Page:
The legislation also foresees a ban on EPS containers and packaging. What’s more, all consumer products made of plastic would have to carry a “clear and standardised labelling that specifies the plastic content and indicates how the waste should be disposed of. For the 50 US states, the goalposts for waste collection would be raised, with each required to set targets for collecting “a high percentage” of single-use plastic drink bottles as well as carrying out standardised collection and recycling. To encourage more recycling, plastic packaging and “certain other” not clearly defined products would have to be made of 100% recyclable materials.

A federal fund to be fed by proceeds from bag fees and a container deposit requirement would be established, from which manufacturers and some local governments could draw. Universities, non-profit organisations and industry would be able to apply for R&D grants for “sustainable and safe’” alternative products, in addition to litter reduction, waste minimisation and advanced methods for recycling and re-use. States that prohibit local governments from implementing more aggressive measures would not be able to tap the fund – see of 25.07.2019.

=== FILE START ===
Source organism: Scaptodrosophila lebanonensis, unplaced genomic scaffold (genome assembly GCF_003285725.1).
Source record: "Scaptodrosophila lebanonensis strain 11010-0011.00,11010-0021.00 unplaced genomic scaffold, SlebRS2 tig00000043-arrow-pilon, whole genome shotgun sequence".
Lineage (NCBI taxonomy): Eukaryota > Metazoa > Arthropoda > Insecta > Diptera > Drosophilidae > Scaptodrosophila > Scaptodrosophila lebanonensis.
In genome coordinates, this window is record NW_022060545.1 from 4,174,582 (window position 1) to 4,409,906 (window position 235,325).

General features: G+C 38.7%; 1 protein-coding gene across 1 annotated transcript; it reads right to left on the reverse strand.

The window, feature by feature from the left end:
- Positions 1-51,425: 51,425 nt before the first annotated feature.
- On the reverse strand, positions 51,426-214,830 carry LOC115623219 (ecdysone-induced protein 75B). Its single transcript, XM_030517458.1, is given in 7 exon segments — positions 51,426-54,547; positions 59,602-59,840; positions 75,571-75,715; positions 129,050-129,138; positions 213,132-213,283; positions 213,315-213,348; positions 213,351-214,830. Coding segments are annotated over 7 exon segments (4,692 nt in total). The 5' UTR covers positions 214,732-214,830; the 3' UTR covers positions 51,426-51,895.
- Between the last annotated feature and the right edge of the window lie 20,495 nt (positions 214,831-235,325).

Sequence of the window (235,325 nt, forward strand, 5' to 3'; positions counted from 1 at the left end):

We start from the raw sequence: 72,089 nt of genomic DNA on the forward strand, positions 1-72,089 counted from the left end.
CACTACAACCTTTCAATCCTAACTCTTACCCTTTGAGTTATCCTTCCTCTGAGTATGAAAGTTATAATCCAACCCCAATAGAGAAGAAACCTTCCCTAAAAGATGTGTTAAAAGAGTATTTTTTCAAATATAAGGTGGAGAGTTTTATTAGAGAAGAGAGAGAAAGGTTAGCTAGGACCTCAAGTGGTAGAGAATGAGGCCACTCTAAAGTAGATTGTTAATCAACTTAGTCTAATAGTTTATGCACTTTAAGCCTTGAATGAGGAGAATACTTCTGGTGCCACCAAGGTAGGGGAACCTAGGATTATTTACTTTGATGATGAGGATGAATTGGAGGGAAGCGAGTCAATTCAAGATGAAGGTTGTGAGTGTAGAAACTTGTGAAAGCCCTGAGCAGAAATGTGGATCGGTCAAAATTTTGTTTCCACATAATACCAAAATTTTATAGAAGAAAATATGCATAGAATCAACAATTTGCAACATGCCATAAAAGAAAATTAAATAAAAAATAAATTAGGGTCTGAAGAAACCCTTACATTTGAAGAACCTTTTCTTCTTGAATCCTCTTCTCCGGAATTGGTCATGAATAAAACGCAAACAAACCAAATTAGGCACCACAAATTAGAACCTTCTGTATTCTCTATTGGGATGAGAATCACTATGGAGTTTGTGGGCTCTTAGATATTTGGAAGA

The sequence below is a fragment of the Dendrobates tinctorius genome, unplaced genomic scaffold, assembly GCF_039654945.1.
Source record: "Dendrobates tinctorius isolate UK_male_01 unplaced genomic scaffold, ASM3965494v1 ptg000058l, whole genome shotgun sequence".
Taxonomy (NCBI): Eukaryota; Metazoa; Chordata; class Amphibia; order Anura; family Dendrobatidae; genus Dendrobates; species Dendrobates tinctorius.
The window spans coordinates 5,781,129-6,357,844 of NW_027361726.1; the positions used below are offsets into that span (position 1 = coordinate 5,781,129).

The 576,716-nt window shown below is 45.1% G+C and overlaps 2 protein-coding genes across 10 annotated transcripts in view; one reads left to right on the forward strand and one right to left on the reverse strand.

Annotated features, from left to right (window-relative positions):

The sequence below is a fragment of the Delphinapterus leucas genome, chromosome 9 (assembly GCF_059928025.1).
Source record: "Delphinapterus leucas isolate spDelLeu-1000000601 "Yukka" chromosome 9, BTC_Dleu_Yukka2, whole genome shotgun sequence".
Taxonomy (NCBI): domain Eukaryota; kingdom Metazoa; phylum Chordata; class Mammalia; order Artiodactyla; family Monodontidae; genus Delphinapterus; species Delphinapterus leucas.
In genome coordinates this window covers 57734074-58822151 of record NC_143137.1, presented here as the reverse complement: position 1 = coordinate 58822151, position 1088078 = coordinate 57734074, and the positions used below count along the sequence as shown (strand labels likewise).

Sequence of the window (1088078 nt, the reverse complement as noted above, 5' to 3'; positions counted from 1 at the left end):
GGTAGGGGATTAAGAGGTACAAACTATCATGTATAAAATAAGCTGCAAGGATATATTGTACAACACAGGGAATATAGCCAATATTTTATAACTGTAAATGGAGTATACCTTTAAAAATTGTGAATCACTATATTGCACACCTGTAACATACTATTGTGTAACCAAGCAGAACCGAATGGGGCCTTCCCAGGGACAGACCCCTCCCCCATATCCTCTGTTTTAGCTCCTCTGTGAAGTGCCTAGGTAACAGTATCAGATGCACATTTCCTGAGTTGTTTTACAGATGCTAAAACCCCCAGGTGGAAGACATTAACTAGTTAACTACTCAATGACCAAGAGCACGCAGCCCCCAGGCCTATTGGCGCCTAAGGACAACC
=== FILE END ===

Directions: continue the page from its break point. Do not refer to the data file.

Save Our Seas act has plastics industry support
The 2018 SOS Act, which reauthorised the National Oceanic and Atmospheric Administration’s marine debris programme last year – see of 05.11.2018 – is designed to promote the use of recycled plastics in infrastructure such as roads and bridges as well as to support research into both chemical and mechanical routes to recycling. A state revolving fund to strengthen recycling infrastructure in the US would also be established. While calling the 2018 action a “beachhead,” Whitehouse said his updated version is “much more ambitious,” as it includes “a more robust US response to marine pollution from Asian countries” as well as directing federal R&D capabilities toward biodegradable plastics.